Turkish PM backtracks on social media ban threat
Erdogan threatened his government would shut down Facebook and YouTube to prevent wiretapped recordings from being leaked on the Internet
Turkish Prime Minister Recep Tayyip Erdogan has backtracked on a threat to shut down Facebook and YouTube in Turkey.
Erdogan, who is fighting allegations of corruption, said last week that the government was considering steps to prevent secretly wiretapped recordings from being leaked on the Internet, including shutting down Facebook and YouTube.
The government insists the corruption allegations and leaks are the work of the followers of an influential U.S.-based Muslim cleric who have infiltrated police and the judiciary.
In comments published in pro-government Yeni Safak newspaper Tuesday, Erdogan said the government was determined to fight "fabricated and dubbed" recordings on the Internet but acknowledged that a total shutdown of social media is "out of question."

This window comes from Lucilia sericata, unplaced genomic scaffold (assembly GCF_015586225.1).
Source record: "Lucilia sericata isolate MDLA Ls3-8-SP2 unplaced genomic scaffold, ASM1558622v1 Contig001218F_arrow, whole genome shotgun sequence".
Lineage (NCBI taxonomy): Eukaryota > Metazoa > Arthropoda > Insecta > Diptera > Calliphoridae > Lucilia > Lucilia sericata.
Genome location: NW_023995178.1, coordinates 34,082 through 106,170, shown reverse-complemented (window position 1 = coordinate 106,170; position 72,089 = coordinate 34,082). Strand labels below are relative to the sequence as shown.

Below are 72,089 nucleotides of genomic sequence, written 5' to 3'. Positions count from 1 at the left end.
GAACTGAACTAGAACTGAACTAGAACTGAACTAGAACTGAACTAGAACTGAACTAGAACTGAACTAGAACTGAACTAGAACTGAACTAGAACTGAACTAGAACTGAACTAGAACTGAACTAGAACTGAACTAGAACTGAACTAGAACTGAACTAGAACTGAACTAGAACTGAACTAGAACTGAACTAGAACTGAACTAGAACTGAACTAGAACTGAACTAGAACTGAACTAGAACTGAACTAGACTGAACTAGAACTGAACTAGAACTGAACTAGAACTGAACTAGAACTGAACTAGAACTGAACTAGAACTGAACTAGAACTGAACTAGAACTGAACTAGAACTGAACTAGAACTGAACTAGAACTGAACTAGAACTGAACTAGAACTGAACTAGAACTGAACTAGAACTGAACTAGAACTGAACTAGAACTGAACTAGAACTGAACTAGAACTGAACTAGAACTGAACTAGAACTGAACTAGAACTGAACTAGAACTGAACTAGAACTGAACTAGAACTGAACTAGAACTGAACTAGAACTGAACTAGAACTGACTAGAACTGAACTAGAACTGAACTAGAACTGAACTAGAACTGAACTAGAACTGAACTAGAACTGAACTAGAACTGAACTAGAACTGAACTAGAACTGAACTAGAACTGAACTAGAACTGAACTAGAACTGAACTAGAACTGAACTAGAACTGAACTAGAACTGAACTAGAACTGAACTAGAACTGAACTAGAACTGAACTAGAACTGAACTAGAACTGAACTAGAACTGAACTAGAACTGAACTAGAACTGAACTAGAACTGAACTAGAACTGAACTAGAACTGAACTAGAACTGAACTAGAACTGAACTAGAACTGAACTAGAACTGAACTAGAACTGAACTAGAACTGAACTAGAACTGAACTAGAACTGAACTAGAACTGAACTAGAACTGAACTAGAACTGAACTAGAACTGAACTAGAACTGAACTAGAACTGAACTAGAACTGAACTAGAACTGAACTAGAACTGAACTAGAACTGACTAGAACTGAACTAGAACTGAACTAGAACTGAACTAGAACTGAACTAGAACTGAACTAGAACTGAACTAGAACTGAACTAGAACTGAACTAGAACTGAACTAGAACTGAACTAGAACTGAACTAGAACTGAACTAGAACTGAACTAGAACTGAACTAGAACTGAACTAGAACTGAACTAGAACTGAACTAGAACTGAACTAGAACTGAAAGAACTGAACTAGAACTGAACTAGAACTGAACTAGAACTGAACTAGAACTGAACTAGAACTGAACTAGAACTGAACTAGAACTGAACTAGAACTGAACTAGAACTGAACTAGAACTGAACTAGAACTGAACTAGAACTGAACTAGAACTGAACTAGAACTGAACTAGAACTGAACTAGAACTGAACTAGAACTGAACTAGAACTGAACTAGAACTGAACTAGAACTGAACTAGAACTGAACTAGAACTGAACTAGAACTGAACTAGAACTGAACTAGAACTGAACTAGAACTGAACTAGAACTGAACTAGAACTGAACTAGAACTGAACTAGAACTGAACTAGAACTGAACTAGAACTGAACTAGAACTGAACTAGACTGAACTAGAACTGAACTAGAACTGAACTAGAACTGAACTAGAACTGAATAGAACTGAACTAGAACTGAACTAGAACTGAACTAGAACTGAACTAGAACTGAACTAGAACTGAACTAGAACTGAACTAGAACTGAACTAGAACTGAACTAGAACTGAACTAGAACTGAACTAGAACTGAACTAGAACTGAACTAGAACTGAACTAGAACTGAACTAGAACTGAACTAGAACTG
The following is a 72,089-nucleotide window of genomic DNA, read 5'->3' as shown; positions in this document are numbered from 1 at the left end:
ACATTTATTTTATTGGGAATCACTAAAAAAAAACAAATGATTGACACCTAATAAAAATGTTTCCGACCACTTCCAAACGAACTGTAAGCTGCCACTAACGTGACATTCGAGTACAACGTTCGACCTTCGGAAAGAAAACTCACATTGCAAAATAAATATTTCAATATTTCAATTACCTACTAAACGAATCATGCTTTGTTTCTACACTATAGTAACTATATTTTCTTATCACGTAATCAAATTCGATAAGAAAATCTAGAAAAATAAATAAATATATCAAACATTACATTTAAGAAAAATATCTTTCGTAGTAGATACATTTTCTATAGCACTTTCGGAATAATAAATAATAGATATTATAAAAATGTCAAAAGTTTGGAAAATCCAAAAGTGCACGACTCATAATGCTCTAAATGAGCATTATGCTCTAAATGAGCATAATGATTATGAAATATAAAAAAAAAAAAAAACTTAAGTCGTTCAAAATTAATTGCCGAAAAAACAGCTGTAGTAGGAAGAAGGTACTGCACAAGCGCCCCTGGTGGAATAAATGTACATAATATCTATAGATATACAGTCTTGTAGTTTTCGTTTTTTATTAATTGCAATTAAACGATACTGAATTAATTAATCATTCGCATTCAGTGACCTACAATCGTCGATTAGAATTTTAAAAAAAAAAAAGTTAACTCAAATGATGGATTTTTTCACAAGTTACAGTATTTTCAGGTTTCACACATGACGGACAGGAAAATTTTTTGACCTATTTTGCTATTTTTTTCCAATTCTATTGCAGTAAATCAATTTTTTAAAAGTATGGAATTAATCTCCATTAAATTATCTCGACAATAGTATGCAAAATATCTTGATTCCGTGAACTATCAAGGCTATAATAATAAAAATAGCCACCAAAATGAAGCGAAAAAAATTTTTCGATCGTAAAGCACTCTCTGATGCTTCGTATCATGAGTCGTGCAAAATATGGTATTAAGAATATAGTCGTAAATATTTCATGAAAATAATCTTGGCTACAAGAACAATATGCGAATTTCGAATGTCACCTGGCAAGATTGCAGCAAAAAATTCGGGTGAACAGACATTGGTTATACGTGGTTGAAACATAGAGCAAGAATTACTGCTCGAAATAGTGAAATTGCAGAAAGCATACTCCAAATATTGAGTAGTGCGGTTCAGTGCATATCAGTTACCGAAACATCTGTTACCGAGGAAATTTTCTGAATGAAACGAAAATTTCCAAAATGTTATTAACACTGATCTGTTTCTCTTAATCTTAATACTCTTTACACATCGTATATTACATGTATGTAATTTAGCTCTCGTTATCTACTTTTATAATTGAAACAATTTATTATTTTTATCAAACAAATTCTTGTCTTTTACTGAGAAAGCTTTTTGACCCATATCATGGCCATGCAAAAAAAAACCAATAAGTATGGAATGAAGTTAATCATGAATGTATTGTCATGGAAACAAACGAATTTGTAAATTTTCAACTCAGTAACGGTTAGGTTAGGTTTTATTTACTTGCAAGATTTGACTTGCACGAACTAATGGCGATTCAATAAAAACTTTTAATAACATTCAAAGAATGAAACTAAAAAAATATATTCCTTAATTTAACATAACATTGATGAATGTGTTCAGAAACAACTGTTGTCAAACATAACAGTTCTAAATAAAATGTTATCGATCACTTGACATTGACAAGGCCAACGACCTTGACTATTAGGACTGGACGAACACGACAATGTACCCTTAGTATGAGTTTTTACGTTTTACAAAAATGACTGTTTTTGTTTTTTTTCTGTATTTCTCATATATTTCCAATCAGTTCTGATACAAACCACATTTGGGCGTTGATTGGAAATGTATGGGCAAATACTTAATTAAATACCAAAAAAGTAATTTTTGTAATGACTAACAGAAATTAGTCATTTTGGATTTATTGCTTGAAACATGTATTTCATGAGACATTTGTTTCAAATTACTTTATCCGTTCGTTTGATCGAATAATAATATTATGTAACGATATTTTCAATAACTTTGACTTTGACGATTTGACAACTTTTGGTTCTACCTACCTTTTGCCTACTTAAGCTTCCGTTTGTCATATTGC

Last month, parliament passed a law that increased government controls over the Internet.
Turkey’s president rules out YouTube, Facebook banTurkey’s PM Erdogan has already tightened his government’s grip over the internet, generating criticism at home and abroad Middle East
Erdogan’s government hit with new recording of alleged corruptionThe latest online leak comes after a number of audio recordings were posted on social media sites, one allegedly of Erdogan himself Middle East
Erdogan ‘ready to quit’ if party loses local pollsOpinion polls show the scandal is hurting Erdogan’s Justice and Development Party, which weathered mass street protests last summer Middle East